Why Did Brad Pitt Play the Only Nice White Character in 12 Years a Slave?

Photo: Regency Enterprises

Almost any time a white face appears onscreen in 12 Years a Slave, it’s like seeing Jason’s hockey mask in Friday the 13th; You know nothing good lies ahead. For almost the entirety of the film’s 135-minute running time, there are few respites from the parade of white men and women visiting pain and degradation upon the main character Solomon Northup (Chiwetel Ejiofor), a respected freeborn violinist who is tricked and sold into slavery: Benedict Cumberbatch’s “humane” Bible-espousing master, Paul Dano’s vicious overseer, Michael Fassbender’s alcoholic plantation owner and his vindictive wife, played by Sarah Paulson. Even Paul Giamatti — Paul Giamatti! — plays a slave trader who slaps Northup and later blithely separates a slave mother from her children.

The reviews have been almost universal raves, but the one small, recurring quibble from a few critics, including Vulture’s own David Edelstein, has come from the fourth quarter Hail Mary appearance of Brad Pitt as one of the film’s only sympathetic white characters, a Canadian abolitionist who tries to help Northup. Take a look:

• “It’s all so credibly enacted that once Brad Pitt (whose Plan B productions produced the film) arrives in a bit part as a kind-hearted Canadian who visits the plantation and speaks out against slavery, the character’s messianic qualities seem like a bit much.” —Eric Kohn, Indiewire

• “Executive producer Brad Pitt shows up in the last 20 minutes, looking vaguely Amish, and given that there hasn’t been a likeable white character since the opening minutes of the movie, it feels incongruous to see him suddenly come on screen and immediately give a speech about God-given racial parity. But by this time, we’re ready for the light at the end of the tunnel, even if his dialogue does seem right out of Lincoln.” —Chris Willman, the Playlist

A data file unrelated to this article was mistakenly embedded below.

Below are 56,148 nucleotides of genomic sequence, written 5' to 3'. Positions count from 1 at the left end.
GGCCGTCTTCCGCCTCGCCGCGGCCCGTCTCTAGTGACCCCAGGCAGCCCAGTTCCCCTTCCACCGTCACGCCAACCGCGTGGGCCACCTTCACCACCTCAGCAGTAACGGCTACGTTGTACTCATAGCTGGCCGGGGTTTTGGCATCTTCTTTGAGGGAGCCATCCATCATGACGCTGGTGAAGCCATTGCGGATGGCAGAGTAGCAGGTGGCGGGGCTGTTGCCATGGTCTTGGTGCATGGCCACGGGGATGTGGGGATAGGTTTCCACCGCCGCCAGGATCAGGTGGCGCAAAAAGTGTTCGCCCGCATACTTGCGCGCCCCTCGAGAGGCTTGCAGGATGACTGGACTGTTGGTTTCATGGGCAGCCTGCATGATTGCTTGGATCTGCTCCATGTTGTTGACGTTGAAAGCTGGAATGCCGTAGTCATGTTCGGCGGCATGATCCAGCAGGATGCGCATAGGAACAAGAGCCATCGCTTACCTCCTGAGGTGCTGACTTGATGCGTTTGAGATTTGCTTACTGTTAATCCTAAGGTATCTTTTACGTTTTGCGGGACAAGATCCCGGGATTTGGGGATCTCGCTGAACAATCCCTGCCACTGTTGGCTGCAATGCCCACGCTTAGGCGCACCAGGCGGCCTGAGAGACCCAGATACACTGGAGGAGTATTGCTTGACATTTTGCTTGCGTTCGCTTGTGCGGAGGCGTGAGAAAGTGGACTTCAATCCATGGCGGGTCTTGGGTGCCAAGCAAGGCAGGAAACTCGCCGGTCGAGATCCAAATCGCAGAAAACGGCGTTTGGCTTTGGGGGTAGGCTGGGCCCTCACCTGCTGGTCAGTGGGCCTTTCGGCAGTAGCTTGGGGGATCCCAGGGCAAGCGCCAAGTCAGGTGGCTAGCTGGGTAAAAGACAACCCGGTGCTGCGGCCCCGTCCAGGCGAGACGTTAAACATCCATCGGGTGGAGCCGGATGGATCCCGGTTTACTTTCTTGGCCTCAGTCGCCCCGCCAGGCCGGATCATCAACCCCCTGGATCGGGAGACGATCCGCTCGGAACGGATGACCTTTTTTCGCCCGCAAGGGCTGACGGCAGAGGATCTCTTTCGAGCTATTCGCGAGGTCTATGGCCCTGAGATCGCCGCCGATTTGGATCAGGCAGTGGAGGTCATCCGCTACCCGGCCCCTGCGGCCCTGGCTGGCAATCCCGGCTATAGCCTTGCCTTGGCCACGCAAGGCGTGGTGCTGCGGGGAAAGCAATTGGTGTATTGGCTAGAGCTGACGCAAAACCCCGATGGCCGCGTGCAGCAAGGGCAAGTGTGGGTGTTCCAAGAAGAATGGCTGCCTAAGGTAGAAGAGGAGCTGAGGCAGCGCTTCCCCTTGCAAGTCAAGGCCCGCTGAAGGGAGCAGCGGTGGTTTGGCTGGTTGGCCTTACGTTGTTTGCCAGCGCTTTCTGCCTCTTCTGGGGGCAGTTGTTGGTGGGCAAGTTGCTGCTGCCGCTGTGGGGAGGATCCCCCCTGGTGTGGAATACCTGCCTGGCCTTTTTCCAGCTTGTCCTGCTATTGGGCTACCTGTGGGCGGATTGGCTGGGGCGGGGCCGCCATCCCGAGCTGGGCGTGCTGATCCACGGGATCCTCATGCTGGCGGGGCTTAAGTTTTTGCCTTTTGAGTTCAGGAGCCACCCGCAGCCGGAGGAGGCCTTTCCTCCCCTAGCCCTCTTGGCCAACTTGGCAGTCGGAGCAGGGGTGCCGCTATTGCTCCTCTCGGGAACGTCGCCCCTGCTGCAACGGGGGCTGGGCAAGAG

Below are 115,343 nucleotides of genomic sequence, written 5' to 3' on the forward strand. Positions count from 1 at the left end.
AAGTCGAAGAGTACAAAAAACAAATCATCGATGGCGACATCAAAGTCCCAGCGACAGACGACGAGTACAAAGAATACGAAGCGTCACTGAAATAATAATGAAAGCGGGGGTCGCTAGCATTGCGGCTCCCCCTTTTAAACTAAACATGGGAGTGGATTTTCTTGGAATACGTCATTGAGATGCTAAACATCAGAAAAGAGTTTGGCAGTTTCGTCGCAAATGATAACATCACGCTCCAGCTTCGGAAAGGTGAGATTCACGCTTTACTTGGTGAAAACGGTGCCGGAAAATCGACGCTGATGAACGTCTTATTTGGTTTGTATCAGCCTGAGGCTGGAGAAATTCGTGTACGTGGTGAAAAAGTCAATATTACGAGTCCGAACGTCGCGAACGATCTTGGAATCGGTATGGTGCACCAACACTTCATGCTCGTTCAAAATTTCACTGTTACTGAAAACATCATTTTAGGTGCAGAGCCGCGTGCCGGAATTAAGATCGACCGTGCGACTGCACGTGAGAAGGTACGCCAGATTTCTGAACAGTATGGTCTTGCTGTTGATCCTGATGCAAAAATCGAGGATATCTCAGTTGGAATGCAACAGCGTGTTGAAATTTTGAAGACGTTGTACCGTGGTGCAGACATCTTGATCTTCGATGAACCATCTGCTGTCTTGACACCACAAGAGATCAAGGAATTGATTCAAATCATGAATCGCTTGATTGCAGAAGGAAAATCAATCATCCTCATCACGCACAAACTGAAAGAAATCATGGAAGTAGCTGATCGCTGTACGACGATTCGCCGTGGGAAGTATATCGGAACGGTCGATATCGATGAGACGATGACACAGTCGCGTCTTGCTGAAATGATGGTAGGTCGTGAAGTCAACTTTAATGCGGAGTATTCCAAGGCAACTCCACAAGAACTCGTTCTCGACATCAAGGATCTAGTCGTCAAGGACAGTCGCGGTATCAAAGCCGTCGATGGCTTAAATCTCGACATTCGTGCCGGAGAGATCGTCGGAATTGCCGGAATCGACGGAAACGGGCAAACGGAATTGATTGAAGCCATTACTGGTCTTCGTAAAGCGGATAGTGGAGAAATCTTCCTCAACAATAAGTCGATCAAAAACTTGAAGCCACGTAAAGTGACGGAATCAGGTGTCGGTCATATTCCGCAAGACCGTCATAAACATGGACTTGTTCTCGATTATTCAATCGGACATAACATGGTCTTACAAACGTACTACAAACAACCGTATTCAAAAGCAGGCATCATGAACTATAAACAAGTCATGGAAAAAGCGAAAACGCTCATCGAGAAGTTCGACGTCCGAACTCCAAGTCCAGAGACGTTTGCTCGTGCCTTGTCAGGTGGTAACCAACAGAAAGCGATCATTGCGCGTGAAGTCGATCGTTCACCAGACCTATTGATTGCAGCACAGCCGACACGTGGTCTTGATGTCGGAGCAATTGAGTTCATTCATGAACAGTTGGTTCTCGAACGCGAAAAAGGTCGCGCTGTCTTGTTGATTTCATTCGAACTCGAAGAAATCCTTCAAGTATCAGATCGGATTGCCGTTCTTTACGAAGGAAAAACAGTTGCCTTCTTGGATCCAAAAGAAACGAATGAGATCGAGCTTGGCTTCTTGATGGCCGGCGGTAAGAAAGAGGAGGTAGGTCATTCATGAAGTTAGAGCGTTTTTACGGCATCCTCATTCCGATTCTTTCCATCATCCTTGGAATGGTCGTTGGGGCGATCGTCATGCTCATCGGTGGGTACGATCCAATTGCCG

• “The movie’s low point is the appearance of co-producer Brad Pitt, cast as a golden-locked carpenter—a savior—who listens to Solomon and says, “Your story—it is amazing and in no good way.” It would have been more interesting if he’d gone against the grain and played the ­conscienceless master.” —David Edelstein, Vulture

Or, as one particularly vexed colleague of mine said, “Brad Pitt giving himself that part was like if [Annapurna Pictures founder] Megan Ellison had cast herself as the SEAL who shot Bin Laden at the end of Zero Dark Thirty.”

But what about the people who actually made the film? Did they find it odd that Brad Pitt gave himself the role of practically the only decent white man in the entire film?

“Gave!?” asked Ejiofor, laughing, when I posed the question while interviewing him for a profile. “Yeah, I think everything else was pretty [much] taken. But, you know, without him, there wouldn’t be a film. He was just so instrumental in making this film happen. He’s such a champion of filmmakers and the things that he believes in and can put his weight behind.” Plus, he added, Pitt agreeing to take a role in the film is likely what allowed director Steve McQueen to, among other things, cast Ejiofor, who doesn’t yet have Pitt’s marquee name. “I don’t know what the full machinations are, but I imagine that him being around and lending that kind of support and weight to something is very freeing for [financiers]. They think, Okay, well, we can give the director some latitude.”

Pitt, likewise, defended his appearance when we spoke on the phone, calling it merely, “a cameo in support of the film.” Was playing the sympathetic savior at the end his choice or McQueen’s? “It helped get the thing done,” he said. “I sit in a very fortunate position where I can help push things over the edge with difficult stories, and this was one of those instances. So it’s merely for that, not so much that I was certainly needed performance-wise.” In other words, someone was going to have to play that part, and it might as well be one of the biggest movie stars in the world. And as to why he’s the only white person the audience can remotely root for in the film, he said, laughing, “Well, it’s slavery. It’s a slavery period [piece], so you know … ”

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